Source: Annals of Allergy, Asthma and Immunology - Category: Allergy & Immunology Authors: Tags: Letters Source Type: research
PMID: 31626905 [PubMed - as supplied by publisher]
Source: Annals of Allergy, Asthma and Immunology - Category: Allergy & Immunology Authors: Tags: Ann Allergy Asthma Immunol Source Type: research
From 2007 to 2018, the percentage of children aged 0-17 years with a food or digestive allergy in the past 12 months increased from 4.0% in 2007 to 6.5% in 2018.
Source: CDC Morbidity and Mortality Weekly Report - Category: American Health Tags: Allergies Children's Health Food Safety Food-Related Diseases Gastroenteritis MMWR Morbidity & Mortality Weekly Report Source Type: news
Abstract Previously, a ubiquinol‑cytochrome c reductase binding protein (UQCRB) homolog was identified in the house dust mite (HDM) species Dermatophagoides farinae (Der f) as a major allergen. In the present study, the immunodominant immunoglobulin E (IgE) epitope of the protein Der f 24 was investigated. Analysis of the homologous amino acid (aa) sequences in Der f and human UQCRB was performed. Four different recombinant Der f 24 and hybrid proteins formed by integrating Der f and human UQCRB sequences were expressed in Escherichia coli, purified using Ni‑NTA resins, and IgE‑binding activity was...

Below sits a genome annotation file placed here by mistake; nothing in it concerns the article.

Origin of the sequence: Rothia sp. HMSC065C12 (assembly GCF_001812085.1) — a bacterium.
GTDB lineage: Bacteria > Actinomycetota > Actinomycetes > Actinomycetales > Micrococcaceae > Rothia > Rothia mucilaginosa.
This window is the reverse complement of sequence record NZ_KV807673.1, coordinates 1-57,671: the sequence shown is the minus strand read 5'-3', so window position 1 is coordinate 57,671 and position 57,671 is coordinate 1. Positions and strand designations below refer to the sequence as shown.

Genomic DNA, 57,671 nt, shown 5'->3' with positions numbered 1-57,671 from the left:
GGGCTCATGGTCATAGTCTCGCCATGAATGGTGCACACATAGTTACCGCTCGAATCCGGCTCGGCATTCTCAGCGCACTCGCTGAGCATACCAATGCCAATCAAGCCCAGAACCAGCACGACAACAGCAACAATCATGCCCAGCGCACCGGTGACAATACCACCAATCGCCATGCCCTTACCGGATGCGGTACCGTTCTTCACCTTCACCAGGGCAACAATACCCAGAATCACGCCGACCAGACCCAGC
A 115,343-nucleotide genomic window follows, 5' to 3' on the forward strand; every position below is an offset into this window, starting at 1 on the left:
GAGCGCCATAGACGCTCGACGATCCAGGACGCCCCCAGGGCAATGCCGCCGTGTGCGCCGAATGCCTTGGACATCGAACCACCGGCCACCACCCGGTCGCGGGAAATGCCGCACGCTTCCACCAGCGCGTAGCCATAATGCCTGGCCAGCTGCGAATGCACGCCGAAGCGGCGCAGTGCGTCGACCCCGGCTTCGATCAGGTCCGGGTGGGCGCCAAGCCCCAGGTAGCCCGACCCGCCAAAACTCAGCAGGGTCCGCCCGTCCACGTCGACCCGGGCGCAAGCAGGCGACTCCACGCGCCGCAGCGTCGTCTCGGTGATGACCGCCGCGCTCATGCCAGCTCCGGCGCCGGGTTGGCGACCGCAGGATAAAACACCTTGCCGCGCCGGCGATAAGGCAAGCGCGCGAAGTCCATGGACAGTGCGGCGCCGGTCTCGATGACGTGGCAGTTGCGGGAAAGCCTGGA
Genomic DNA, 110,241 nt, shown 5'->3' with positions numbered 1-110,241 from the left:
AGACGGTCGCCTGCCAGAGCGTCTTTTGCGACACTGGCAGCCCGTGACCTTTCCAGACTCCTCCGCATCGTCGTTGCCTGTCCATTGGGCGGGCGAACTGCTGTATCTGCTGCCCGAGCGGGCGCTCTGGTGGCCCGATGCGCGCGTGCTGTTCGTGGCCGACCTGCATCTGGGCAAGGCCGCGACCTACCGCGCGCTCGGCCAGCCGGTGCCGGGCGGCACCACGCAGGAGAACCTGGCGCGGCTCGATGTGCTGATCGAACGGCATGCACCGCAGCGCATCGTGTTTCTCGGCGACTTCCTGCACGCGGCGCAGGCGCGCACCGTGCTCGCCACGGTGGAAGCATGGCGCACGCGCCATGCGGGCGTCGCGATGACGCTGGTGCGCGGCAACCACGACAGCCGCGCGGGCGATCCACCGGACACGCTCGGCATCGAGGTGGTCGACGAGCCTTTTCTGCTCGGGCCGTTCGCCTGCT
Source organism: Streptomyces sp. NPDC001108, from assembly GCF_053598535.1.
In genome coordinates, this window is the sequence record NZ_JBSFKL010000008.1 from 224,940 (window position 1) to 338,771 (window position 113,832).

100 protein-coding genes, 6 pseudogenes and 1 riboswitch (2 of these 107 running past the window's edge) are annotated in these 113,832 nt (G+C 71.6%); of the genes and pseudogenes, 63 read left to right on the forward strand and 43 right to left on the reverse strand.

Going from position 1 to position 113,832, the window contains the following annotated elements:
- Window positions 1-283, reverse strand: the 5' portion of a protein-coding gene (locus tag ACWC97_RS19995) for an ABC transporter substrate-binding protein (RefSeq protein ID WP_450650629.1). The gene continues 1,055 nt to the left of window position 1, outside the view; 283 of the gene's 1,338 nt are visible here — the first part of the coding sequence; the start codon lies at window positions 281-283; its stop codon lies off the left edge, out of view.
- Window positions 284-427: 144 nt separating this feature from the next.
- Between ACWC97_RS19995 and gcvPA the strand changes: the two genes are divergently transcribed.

Source: International Journal of Molecular Medicine - Category: Molecular Biology Authors: Tags: Int J Mol Med Source Type: research
While great strides have been made in diagnosing eosinophilic esophagitis (EoE) over the past decade, the journey to diagnosis of eosinophilic gastrointestinal disorders (EGIDs) below the esophagus remains arduous. EGIDs are named after the location of the gastrointestinal tract that is infiltrated by eosinophils. These include eosinophilic gastritis, enteritis, gastroenteritis and colitis. While the prevalence of EGIDs is currently reported to be around 2-5/100,000, it is possible that it is underestimated given the difficulties many EGID patients face before establishing their diagnosis.
Source: Annals of Allergy, Asthma and Immunology - Category: Allergy & Immunology Authors: Tags: Perspective Source Type: research